Fraying At the Edges

I remember the exact moment  I found out two planes had hit the World Trade Center on September 11, 2001.  I was getting ready for the day and for some reason I didn’t have the morning news on as I usually did. I was calling a friend’s spa to make an appointment and when the receptionist answered, she sounded extremely distraught.  “Can you believe what’s happening in the city? It’s as if the world is ending!”  Having no idea what she was talking about, I asked her to explain.  As soon as she said to commercial airplanes had hit the World Trade Centers and our government was saying it was a terrorist attack, I immediately turned on the television.  The picture appeared just in time for me to see the first building fall. As I stared in horror at what I was witnessing, there was only one person who came to mind; my brother.  He was a lieutenant for the FDNY and I did not know if he was working that day. My heart raced as I dialed his number, and I felt instantly watch over me as I heard his voice answer.  We spoke for a moment or two, and when I asked him what he thought about the possibility of the second building coming down, he simply said, “it’s not good.”

We all know what happened that day… The second building did fall, bringing thousands of innocent people with it and turning them into dust. Our country was no longer exempt from terrorist attacks, and America’s emotional landscape had changed forever.  In the days following 9/11, a change that touched me deeply was perhaps one of subtlety, or so I viewed it at the time. It was really more of a shift than a change.  I live in a small town about 70 miles northwest of New York City.  Overall, it’s a very friendly place, one of those small communities where everybody knows everyone else.  there was still, however, your usual human inpatients and as individuals, people generally had a rush focused for their own daily agenda. After 9/11, all of that suddenly went away.  Things move slower. People move slower. It was as if everyone was taking the time to actually enjoy the process of whatever their day consisted of by living in the moment instead of simply rushing to get to the next thing that they would then rush to get to the next thing and so on and so on, until they flopped into bed at night utterly exhausted, only to do it again the next day.  Folks also started taking the time to be aware of not only their own moment to moment existence, but their fellow human being’s existence and circumstance.  Our world became more about what we could do for others instead of what we could do for ourselves.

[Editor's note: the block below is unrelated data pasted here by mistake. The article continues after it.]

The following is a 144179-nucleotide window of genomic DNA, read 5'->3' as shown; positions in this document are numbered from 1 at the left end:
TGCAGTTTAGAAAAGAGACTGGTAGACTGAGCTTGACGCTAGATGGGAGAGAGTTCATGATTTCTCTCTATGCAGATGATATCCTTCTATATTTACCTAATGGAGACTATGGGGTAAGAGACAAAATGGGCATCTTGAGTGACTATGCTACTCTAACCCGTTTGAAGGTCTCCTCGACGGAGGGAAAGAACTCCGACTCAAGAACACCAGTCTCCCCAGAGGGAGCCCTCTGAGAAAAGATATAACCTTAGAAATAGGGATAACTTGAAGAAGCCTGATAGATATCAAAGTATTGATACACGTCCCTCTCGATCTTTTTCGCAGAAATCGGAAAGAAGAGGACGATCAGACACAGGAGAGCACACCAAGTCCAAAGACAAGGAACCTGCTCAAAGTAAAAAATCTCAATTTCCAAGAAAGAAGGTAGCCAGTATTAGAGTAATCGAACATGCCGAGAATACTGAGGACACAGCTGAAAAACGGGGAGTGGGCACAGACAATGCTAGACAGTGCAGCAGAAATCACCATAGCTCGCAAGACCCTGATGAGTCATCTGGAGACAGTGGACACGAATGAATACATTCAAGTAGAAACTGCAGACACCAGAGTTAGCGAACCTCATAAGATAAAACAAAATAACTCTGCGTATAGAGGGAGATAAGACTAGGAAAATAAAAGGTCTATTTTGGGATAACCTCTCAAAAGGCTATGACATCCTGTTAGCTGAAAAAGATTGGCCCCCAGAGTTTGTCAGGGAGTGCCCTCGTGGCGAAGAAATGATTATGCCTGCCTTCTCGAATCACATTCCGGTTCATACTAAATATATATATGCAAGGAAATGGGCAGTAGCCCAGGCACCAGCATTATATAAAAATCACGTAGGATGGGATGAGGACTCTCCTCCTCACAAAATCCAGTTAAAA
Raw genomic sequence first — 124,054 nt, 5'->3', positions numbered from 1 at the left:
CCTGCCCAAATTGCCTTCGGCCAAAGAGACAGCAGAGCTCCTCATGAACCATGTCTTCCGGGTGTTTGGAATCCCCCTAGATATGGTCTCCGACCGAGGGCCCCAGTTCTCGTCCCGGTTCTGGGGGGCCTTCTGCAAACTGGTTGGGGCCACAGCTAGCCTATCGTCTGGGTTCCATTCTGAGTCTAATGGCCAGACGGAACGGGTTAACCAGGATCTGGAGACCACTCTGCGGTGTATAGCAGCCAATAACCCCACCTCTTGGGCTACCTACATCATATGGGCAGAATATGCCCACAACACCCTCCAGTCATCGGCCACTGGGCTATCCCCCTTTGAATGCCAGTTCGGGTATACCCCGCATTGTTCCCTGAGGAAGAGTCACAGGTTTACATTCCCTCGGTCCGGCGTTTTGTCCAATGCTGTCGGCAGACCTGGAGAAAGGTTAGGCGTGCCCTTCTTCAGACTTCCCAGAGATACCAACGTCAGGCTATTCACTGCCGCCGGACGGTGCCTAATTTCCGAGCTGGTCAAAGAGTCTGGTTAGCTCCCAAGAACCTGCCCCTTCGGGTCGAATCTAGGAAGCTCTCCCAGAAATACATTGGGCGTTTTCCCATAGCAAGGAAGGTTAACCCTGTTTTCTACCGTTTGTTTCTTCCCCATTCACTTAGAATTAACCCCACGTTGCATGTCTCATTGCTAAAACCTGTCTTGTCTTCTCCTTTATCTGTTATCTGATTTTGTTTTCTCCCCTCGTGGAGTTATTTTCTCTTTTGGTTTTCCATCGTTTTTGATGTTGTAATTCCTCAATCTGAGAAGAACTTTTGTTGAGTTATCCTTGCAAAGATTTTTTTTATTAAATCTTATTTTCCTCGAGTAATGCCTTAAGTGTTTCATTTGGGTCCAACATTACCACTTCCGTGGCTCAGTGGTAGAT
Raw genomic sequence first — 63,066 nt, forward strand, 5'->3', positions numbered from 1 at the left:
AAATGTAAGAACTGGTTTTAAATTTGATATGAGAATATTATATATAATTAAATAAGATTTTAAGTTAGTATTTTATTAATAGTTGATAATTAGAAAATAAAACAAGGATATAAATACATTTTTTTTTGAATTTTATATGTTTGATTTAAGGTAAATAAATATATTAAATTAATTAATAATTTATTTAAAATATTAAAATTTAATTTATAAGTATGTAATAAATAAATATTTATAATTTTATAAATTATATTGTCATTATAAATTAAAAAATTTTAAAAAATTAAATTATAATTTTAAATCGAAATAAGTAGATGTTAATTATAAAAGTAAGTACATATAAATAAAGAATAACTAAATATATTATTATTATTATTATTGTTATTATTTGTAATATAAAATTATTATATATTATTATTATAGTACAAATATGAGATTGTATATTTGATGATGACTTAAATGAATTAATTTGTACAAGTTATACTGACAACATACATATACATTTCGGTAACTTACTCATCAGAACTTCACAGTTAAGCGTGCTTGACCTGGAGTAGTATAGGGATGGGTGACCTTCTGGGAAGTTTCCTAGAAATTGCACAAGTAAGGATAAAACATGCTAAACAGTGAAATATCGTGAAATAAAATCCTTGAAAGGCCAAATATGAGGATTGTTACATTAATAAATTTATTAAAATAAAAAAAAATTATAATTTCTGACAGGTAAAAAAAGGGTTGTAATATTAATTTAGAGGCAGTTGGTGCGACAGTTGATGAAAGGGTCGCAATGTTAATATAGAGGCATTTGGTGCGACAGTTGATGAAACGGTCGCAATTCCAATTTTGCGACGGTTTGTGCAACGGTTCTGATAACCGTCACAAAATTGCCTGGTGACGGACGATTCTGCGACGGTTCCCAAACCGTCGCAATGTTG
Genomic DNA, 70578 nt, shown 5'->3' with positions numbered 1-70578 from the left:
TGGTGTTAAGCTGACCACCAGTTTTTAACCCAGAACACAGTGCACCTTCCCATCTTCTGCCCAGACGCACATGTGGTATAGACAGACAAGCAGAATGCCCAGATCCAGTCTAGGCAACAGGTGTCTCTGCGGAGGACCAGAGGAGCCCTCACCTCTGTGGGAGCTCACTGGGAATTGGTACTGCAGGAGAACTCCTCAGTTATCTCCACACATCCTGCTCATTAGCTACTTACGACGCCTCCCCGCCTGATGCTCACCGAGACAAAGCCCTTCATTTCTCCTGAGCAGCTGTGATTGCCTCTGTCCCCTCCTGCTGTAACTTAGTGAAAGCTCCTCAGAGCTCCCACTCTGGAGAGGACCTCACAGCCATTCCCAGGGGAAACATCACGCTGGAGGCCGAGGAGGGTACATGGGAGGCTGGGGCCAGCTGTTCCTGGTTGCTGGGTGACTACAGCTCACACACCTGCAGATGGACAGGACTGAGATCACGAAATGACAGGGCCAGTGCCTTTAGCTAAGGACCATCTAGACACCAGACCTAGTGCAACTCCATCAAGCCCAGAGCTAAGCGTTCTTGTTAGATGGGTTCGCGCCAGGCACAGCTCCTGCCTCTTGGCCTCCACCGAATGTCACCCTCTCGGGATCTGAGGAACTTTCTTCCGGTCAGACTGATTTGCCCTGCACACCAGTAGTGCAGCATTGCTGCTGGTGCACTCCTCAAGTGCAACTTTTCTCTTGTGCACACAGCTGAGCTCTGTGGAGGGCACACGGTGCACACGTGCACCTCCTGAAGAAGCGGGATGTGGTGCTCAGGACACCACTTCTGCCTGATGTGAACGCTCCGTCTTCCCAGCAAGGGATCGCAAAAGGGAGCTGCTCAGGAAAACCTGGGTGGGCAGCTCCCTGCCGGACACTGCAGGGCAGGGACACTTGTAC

in the 12 years since 9/11, the feeling of unity and possessing a heart to heart connection for one another has frayed at the edges and continues to do so at an accelerating rate.  Why does it seem that only through tragedy we are enabled to open our eyes to the circumstances of another’s existence, instead of being interested in agendas that only benefit ourselves?  It is shamefully disrespectful to forget the live lost from 9/11 and any other military intervention where Americans have sacrificed their lives and limbs to ensure we go to bed at night tucked in by a blanket of freedom.  Regardless of yearly memorials and pledges of “we will never forget”, we forget them every time we treat our fellow human beings with indifference or intolerance.  I wager, however, that the families of the fallen heroes need no reminder and never will.  It’s scary to think we as individuals each have to experience intimate loss, grief and suffering before we can make treating one another with kindness and empathy the norm instead of the exception.

Pocket

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